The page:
CNC cut, "Methacrylate" bonded aluminum construction

Discussion in 'Metal Boat Building' started by DCockey, Nov 5, 2018.

  1. DCockey
    Joined: Oct 2009
    Posts: 4,707
    Likes: 315, Points: 83, Legacy Rep: 1485
    Location: Midcoast Maine

    DCockey Senior Member

    The "Rambler 38" is a 38' aluminum center console designed by Sparkman & Stephens' head designer Brendan Abbott. The boat is constructed from aluminum using CNC cut panels cut to the exact shape, and are bonded with "Methacrylate" adhesive. The process is named ExactForm and is described as proprietary.

    Professional Boatbuilder article: The Rambler, a 38' Aluminum Center-Console - Professional BoatBuilder Magazine https://www.proboat.com/2018/08/the-rambler-a-38-aluminum-center-console/

    Rambler Yacht Company: website Home https://www.rambleryachts.com/

    Rambler 38 press release: Rambler Yacht Co. Introduces New American Yacht Line with Announcement of the Rambler 38 Center Console https://www.prnewswire.com/news-releases/rambler-yacht-co-introduces-new-american-yacht-line-with-announcement-of-the-rambler-38-center-console-300616041.html

    Sparkman & Stephens' website has a brief description and a number of computer renderings Rambler 38 | Sparkman & Stephens https://sparkmanstephens.com/projects/rambler-38/

    The November/December 2018 issue of Maine Boats, Homes & Harbors magazine has an article which is not available online for free.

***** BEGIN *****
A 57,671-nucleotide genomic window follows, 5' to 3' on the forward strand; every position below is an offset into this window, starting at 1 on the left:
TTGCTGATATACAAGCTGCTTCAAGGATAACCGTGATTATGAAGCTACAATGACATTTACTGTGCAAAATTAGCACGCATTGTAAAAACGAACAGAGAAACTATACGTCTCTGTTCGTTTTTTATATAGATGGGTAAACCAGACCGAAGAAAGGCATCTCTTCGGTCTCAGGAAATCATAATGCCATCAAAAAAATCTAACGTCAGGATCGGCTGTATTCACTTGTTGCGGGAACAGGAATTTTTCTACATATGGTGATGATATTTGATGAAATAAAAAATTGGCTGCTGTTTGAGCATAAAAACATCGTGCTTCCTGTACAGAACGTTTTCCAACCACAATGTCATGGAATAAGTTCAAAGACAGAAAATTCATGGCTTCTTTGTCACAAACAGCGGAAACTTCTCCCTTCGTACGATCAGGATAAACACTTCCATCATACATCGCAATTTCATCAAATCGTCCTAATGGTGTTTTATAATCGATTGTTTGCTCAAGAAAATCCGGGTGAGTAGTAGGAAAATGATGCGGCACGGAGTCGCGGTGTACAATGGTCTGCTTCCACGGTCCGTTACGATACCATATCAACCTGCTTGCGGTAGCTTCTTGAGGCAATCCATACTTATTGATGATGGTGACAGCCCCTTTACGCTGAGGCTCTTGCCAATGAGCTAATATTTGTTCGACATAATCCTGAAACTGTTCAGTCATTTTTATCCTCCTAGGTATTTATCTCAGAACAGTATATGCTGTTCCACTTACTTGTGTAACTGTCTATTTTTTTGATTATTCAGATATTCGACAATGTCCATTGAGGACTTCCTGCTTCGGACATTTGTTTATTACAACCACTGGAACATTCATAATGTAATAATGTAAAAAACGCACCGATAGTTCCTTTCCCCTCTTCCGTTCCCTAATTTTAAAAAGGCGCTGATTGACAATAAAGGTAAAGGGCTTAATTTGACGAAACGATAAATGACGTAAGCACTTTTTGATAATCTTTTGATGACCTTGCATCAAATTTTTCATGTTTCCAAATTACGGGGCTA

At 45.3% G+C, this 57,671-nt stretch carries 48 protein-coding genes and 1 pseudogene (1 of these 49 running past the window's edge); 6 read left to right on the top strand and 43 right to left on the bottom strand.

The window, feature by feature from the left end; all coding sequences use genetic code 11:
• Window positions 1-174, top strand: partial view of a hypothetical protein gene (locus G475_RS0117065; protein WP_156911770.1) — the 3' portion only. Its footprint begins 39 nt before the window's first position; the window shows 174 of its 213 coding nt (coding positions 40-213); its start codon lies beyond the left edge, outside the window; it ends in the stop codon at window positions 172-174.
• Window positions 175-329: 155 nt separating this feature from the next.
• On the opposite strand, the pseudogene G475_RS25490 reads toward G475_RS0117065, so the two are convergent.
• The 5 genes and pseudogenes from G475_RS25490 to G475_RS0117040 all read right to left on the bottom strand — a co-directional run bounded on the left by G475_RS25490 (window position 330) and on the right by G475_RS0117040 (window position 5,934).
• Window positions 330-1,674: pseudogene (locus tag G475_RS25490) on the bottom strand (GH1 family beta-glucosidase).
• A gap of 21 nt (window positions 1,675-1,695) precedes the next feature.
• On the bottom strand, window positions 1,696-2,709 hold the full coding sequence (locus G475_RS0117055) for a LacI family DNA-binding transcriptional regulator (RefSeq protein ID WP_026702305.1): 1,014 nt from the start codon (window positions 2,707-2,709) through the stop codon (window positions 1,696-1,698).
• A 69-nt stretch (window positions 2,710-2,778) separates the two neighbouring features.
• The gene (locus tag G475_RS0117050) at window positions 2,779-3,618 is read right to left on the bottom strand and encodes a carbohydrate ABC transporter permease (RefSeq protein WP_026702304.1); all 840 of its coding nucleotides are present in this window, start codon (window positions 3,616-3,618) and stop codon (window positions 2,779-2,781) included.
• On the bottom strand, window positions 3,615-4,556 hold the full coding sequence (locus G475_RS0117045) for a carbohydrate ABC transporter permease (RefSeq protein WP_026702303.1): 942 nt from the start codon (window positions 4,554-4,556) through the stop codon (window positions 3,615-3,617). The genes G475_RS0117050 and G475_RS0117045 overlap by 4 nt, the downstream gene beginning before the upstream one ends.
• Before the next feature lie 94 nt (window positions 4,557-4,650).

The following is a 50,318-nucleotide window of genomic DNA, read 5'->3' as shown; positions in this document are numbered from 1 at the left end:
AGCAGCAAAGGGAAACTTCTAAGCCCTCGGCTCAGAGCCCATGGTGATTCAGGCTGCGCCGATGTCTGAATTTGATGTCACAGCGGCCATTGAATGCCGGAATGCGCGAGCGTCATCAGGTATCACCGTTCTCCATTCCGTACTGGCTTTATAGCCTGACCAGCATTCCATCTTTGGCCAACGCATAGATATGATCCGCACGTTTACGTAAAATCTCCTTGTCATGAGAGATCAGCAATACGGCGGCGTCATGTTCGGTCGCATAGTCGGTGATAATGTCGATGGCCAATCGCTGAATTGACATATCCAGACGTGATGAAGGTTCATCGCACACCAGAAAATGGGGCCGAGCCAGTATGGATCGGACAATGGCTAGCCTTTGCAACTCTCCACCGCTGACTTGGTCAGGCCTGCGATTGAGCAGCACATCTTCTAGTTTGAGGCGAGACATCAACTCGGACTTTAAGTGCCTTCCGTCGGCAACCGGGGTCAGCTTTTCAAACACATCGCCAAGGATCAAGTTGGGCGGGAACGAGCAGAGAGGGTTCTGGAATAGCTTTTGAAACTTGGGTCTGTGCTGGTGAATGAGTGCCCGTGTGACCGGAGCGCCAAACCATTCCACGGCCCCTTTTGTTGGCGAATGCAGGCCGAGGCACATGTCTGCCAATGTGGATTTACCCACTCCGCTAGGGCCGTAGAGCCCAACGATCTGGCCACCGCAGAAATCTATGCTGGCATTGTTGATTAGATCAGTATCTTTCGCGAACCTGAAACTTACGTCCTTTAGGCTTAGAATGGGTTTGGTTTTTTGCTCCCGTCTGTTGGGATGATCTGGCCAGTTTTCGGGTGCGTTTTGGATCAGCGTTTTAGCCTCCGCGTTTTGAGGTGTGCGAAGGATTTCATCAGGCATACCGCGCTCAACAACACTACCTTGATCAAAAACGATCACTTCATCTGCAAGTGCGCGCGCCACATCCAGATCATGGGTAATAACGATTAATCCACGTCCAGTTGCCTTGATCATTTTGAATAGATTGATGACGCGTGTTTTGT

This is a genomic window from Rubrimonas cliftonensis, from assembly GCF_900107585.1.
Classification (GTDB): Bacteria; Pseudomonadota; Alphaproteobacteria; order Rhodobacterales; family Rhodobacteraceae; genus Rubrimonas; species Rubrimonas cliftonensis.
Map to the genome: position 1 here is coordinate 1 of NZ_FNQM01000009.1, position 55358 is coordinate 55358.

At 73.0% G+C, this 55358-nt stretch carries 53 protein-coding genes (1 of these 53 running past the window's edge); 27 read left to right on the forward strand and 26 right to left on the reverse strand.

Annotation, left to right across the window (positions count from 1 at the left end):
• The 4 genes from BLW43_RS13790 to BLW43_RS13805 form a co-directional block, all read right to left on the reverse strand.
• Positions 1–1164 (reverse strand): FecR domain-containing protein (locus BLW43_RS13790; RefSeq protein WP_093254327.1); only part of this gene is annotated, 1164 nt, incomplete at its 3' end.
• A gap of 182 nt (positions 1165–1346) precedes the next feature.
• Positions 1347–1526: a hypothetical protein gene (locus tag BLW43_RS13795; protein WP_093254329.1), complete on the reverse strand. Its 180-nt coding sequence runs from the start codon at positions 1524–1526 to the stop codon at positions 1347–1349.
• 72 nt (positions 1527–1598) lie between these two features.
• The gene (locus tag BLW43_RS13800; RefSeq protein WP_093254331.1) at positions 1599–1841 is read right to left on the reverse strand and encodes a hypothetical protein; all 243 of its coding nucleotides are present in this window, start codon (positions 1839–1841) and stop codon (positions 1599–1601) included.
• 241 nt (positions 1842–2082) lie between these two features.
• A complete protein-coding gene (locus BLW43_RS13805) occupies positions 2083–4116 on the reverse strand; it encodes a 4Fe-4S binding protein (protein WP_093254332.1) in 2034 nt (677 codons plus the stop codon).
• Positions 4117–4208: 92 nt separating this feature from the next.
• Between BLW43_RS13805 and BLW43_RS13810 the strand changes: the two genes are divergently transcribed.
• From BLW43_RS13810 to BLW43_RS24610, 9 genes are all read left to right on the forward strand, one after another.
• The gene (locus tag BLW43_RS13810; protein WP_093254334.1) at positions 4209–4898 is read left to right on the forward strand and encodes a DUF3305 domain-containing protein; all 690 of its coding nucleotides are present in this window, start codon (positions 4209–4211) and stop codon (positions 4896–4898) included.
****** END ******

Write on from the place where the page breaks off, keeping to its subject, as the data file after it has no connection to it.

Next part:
From the Rambler Yacht Company website:
    Using the ExactForm™ technique means that topside panels do not require traditional paint systems or coatings. As the plate will be CNC cut to the exact shape, it comes with a factory finish. That finish can be polished, matte, mill spec, coated, or uncoated - all unprecedented finishes. Alternatively, ExactForm™ construction requires no fairing, and the topsides can be finished in any color or graphic using vinyl wraps.

    The MBH&H article about the boats using "Methacrylate" bonding, presumably a form of MMA adhesives. That's the only mention I found of bonding or adhesive. Presumably the use of bonding rather than welding is the reason for the claim that the boat can use the "factory" finish on the aluminum without any fairing.

    Several of the articles, etc mention that Lyman Morse will be the builder but I didn't any mention of the project on the Lyman Morse website or Facebook page.
     
  2. Sean Duval
    Joined: Mar 2019
    Posts: 26
    Likes: 7, Points: 3
    Location: yuma az

    Sean Duval Junior Member